Sustainability is a slippery concept. As someone said to me yesterday, ‘if you ask a hundred people to define sustainability you’ll get a hundred different definitions’. For some people, this is cause for despair. They argue that the term has lost all meaning and should be abandoned.
I disagree. At heart, sustainability is a very simple concept. Human civilisation is sustainable if it can overcome threats from without and within to continue indefinitely into the future. The contestation comes about because we disagree on what human civilisation should look and feel like – what it is that should be sustained. Discussions about sustainability provide a space for us to debate the nature of human society and the good life. They are discussions about how we should live, now and in the future.
It is not the role of academics, politicians or bureaucrats to assume or guess what communities value. Instead, genuine community engagement, public participation and dialogue must be part of any transition towards a more sustainable society. From an ethical perspective, people should be involved in and have an opportunity to influence discussions that affect their future. From a practical perspective, a shift to more sustainable lifestyles is more likely if communities have ownership over the process of making that change. It is the collective behaviour of all of us, including our voting and purchasing practices, that determines the environmental impact of our civilisation.
I recently led a team from the Institute for Sustainable Futures that ran five community engagement workshops in North East Victoria on adapting to climate change. I approached the project with some trepidation. The public debate over whether climate change is happening, and how to respond, has become increasingly polarised. The Gillard Government’s carbon price has been a source of great community anger. Opinion polls indicate that what individuals believe about climate change is now more closely linked to who they intend to vote for than any consideration of what climate scientists have to say.
So, I fully expected to meet resistance in our workshops to the message that climate change is a real and present threat to Australian communities. I anticipated that it would be hard to motivate participants to take actions to adapt to climate change if they doubted its very existence.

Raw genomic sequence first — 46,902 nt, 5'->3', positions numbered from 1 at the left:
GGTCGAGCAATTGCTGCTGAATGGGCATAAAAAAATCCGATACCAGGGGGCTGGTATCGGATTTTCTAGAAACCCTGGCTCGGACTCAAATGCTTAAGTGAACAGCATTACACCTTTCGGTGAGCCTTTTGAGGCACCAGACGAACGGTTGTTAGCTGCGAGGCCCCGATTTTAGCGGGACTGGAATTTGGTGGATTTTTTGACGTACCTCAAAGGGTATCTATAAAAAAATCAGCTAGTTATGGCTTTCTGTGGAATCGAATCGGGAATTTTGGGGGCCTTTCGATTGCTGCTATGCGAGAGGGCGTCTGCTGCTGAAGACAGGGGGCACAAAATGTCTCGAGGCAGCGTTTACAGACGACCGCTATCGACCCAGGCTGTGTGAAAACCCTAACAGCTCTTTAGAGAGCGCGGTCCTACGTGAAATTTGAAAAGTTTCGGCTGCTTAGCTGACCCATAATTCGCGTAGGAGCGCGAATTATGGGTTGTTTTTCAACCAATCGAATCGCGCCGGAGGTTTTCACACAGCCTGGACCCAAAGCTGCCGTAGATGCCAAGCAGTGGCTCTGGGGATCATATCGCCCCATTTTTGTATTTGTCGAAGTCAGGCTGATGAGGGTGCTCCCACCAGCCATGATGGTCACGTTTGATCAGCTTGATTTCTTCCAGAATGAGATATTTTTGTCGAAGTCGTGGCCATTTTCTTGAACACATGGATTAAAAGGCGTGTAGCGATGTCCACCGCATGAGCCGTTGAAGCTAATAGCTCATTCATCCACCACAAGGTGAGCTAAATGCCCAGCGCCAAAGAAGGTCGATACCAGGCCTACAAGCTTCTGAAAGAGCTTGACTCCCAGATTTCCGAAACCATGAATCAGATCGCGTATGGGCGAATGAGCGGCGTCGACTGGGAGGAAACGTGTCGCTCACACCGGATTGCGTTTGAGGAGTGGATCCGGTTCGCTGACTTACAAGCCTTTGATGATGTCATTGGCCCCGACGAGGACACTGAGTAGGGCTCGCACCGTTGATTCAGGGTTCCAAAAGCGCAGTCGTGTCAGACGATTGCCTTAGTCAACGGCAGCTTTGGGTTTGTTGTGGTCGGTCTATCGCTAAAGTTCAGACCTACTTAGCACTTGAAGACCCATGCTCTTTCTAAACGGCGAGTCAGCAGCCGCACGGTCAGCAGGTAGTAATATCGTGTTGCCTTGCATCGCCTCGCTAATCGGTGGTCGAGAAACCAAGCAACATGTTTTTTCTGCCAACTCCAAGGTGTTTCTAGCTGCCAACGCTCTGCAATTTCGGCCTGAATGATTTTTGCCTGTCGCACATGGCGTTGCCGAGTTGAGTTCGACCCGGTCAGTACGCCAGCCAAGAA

What I found instead was community leaders that were very aware of the dangers posed by climate change and ready and willing to take action to respond. Many were already doing what they could to build the resilience of their communities to climate change. All participated in our discussions constructively and demonstrated great commitment to sustaining and improving their local communities.
Why was the experience in my conversations with these communities so different to what you might expect if you believe the opinion polls and the media debate? You could argue that our participants were not representative of the wider community and there is some merit in that argument. Our participants were community leaders who were voluntarily involved in local community groups. But many of these groups did not have a focus on sustainability or climate change. I think there is something more going on.
I’ve seen similar results in other community engagement initiatives. Back in 2009, I was involved in the World Wide Views on Global Warming project that brought ordinary citizens from 38 countries together to discuss what should be done internationally to respond to climate change. On that occasion too, after learning about climate change and deliberating with others, the participants called for far stronger action to respond to climate change than has so far been contemplated by any governments.
It seems to me that when we genuinely engage people about a sustainability issue and listen to their stories, they show an amazing capacity to grapple with complex issues and come up with responses that serve the public good. This is not what happens in opinion polling. With no time to consider, learn, or test their views in conversation with others, people’s responses reflect the polarised media debate, rather than a considered opinion.
Unfortunately, what the Gillard Government failed to do with its carbon price was to genuinely engage the community in the decision-making process. As a result, the community feels no ownership of the decision and it has become an imposition to be resisted. This is a huge lost opportunity because the threat posed by climate change, and the need for strong action, has not diminished in the slightest.
I hope that future governments will learn from the climate change policy disasters of recent years and rediscover the value of genuine community engagement. Perhaps then we will be able to move beyond partisan politics and unite behind a shared vision of a sustainable Australia.
This post originally appeared on Open Forum.